So I got my Offworlders book today. Gotta say I really dig this game. My daughter  has been wanting to do some RP with me, as she likes mice and mystics boardgames and the dungeon boardgame, and she likes to create stories, but not to write them down.
This game was great, so much better than when we try to do Fantasy Games [ which is probably my fault and my hang-ups with every game I run turning into murdo hobos].
We played out a scene, and did some pretty cool world building character creation.
The rules let us get a game going pretty quick, the total time was about 2 hours of character creation and play. But a large part of that is me trying to listen and put all the ideas she has into the game. She really just wants to narrate the story sometimes and the outcomes. So far we haven’t had any bad rolls either, so I don’t know how she will react when that eventual 6- shows up.
I enjoyed it, as it had some cool characters, and has a space-pulpy feel. I basically like the idea of Xeno-Archaeologist which works well with the system.
We ended up at the first session with the following:
Lora - Dr. L - a Xeno-Archaeologist from the “Institute”
A Geek / Outlaw - who has Smuggle and Hijack for abilities, but Athletics and Culture as skills (the Girl takes Rock Climbing classes and thought that she needed to be able to handle herself on alien landscapes).
Sgt Charles Murphy - her bodyguard, basically an NPC/PC type since the Boy isn’t interested to play to round out the group and have someone to boss around and also save her bacon if she needs it. He is an Outlaw/Warrior - a veteran with a mysterious past and a strange scar that glows. He calls her Lassie for some reason and has a handlebar mustache.
The premise behind the first Job and a lot of world building was me riffing off Indiana Jones vibe. My daughter had some pretty strong ideas that she wanted in the world building. She wanted the planet Kameo to be a winter planet. She made up that there are three alien species that the institute has been looking into, the one she made up the Burbans have 4 arms, two of which end in claws like a lobster, and two legs. I had her roll her culture to see what she knows, and with the reroll got a 12. So I gave her the added bonus that she knows the secret way to open the doors in their complexes. She also insisted that it was very open ended if the aliens are extinct or just haven’t been found. I like that.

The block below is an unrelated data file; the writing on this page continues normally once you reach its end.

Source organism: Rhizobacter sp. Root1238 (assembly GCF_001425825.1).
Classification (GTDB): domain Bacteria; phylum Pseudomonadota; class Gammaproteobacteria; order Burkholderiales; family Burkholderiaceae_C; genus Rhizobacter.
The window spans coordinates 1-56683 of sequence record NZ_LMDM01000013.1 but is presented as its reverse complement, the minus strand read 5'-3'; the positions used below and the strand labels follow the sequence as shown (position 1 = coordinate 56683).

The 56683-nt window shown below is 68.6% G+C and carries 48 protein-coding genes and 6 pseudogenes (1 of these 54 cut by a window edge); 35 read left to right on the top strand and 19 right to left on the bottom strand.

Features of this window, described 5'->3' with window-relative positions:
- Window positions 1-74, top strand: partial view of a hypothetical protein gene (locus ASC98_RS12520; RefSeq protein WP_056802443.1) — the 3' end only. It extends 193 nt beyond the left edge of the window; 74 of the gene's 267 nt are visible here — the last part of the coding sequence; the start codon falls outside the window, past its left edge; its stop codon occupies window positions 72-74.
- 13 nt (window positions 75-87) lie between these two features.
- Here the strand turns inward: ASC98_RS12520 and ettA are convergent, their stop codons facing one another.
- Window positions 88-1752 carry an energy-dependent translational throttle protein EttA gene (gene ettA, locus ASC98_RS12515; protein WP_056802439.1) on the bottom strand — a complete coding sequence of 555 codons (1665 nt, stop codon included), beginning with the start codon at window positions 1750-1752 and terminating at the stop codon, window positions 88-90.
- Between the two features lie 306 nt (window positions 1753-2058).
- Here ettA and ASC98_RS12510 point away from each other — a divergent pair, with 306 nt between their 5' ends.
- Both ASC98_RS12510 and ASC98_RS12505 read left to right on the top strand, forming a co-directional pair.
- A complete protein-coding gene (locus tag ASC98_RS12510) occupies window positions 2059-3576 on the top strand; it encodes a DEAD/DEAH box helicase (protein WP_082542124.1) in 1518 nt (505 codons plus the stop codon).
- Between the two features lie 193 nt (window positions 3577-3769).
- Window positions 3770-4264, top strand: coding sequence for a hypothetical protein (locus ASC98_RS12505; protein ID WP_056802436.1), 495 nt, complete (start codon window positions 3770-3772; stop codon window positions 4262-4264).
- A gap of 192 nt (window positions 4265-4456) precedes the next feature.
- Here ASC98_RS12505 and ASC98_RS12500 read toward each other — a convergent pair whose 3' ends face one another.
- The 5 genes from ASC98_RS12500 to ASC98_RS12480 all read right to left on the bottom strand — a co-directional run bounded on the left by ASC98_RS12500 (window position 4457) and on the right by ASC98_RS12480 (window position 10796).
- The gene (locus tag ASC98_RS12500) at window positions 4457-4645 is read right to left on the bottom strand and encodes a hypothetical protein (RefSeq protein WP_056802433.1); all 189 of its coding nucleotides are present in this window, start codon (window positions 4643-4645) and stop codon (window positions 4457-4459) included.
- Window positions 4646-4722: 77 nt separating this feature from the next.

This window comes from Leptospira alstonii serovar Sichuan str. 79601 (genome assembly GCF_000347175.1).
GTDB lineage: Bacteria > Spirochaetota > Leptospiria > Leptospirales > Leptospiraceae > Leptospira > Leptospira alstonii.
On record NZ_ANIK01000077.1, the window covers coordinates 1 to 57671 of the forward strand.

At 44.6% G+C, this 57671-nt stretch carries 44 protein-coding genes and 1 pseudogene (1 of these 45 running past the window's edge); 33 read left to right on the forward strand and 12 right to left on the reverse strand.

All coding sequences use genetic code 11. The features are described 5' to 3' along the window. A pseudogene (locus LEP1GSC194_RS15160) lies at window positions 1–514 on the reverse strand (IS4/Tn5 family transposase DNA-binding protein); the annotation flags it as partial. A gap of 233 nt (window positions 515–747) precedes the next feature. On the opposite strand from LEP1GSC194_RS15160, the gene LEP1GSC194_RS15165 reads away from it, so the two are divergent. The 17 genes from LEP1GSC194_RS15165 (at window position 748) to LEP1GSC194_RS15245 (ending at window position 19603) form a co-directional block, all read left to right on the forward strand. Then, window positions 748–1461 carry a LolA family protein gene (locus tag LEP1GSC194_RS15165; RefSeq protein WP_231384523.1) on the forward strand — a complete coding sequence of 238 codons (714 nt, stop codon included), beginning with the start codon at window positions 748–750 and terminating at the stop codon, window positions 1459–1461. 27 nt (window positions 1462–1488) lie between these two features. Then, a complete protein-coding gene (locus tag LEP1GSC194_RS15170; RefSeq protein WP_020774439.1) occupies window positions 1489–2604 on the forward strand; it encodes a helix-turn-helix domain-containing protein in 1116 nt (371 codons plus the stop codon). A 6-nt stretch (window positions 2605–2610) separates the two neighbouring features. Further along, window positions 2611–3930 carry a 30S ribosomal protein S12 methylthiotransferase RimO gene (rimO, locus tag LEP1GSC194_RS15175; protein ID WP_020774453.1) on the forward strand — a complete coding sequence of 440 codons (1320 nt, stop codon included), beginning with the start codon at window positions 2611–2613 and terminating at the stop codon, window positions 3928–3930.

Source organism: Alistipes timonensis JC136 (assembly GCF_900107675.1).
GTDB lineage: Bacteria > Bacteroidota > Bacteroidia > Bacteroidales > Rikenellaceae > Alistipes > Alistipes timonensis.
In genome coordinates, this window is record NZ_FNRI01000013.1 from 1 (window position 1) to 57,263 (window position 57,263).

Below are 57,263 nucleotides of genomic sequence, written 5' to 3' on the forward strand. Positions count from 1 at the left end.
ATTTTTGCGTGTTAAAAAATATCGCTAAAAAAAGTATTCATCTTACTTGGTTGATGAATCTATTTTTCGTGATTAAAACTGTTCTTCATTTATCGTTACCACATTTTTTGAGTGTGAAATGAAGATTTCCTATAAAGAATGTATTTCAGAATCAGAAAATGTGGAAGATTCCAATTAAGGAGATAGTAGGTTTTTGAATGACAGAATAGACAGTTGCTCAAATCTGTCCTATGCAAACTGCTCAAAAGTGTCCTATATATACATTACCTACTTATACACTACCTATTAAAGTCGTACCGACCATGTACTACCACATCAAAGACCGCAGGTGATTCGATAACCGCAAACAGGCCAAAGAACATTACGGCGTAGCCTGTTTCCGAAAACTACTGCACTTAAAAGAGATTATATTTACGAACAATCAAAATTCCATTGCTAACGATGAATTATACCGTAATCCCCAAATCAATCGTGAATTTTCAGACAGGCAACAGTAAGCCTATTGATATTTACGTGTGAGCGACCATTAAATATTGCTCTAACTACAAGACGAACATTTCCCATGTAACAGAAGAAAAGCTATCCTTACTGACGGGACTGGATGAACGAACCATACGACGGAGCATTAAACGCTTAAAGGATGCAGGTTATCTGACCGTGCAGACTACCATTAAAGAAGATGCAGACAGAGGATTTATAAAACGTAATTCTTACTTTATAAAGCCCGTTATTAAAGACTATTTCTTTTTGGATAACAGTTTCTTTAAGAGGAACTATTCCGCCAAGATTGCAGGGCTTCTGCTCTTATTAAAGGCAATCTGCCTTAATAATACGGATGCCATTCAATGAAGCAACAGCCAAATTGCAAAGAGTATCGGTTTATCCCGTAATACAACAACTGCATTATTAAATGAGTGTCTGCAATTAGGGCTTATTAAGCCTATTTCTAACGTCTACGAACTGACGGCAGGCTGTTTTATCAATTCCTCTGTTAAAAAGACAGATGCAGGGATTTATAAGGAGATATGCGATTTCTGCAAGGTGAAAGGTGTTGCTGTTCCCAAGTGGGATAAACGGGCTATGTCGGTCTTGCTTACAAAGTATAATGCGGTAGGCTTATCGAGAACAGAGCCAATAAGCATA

I made up the bad guys, basically kid-friendly Space Nazi’s called the VineMar League. We drew a symbol for them. And then we added the Union of Sol, and that the Institute is really interested in the ruins and artifacts. But the Union of Sol doesn’t like them and neither does the VineMar League. The Institute wants the alien artifacts for science, the Space Nazi’s want them for weapons, and the Union of Sol is trying to appease and not go to War, so wants the Institute from stop poking their nose around things that might escalate into War.
Without going into all the details (all though if people want it to know more reply below and I will respond) - a few thoughts about the first game and playing with kids.
When playing with kids its important to go with their ideas even if the game doesn’t have rules for it. Rules light games with Offworlders works well for that. Dr L.'s starting weapon is a bracket that shoots a confusing ball of energy. It doesn’t cause damage, and it just confuses who she hits. She wanted to define exact effects, and I said it will depend on the die roll. That still gives us plenty of great opportunities on 6-, 7-9, and 10+ rolls.
I let her design the ship, and that was fun. We ended with a semi-spherical ship called the Peacock. Which we got to by naming it after the first Women Archaeologist of the Institute (Peabody - taken from the mystery series). My daughter rifted on that, and changed it to Peacock as a code word. So that allies of the Institute get the reference, while others won’t. This also let us add some cool features to the ship like the extensive sensor array (each “feather” is a different kind of sensor, one fo O2, and one for sounds, etc.) that resembles a peacock’s tail. Very cool. It shows that emergent play can happen from playing with Kids.
That’s all for now. I can either post more about the first scene (involving skiing, confusing rays, and my NPC/PC character Murph getting the drop on the bad guys).
She enjoyed it immensely. I like the open ended nature of Off Worlders. It has enough structure to make it not just make-believe, but open enough that it doesn’t turn into Murdo Hobos or fight the bad guys. She likes the idea of getting credits, and there was different problem solving going on.
The one thing we did have a bit of a challenge was she really wanted a lot of story authority (read 100%), and it took a bit of working with her to discover that the emergent play that comes out fo the game’s conversation can be more interesting than her just narrating the story. At the same time, there is nothing wrong when playing with your kids to bend rules and let them run with the narration for a while, calling for a dice roll now and then.
That’s all for now.
Peace, and keep on trucking’
P.S. I really dig off worlders in case you can’t tell. Really fine game. The print copy is really nice a 8x11.5" short simple game when printed. But a lot of potential.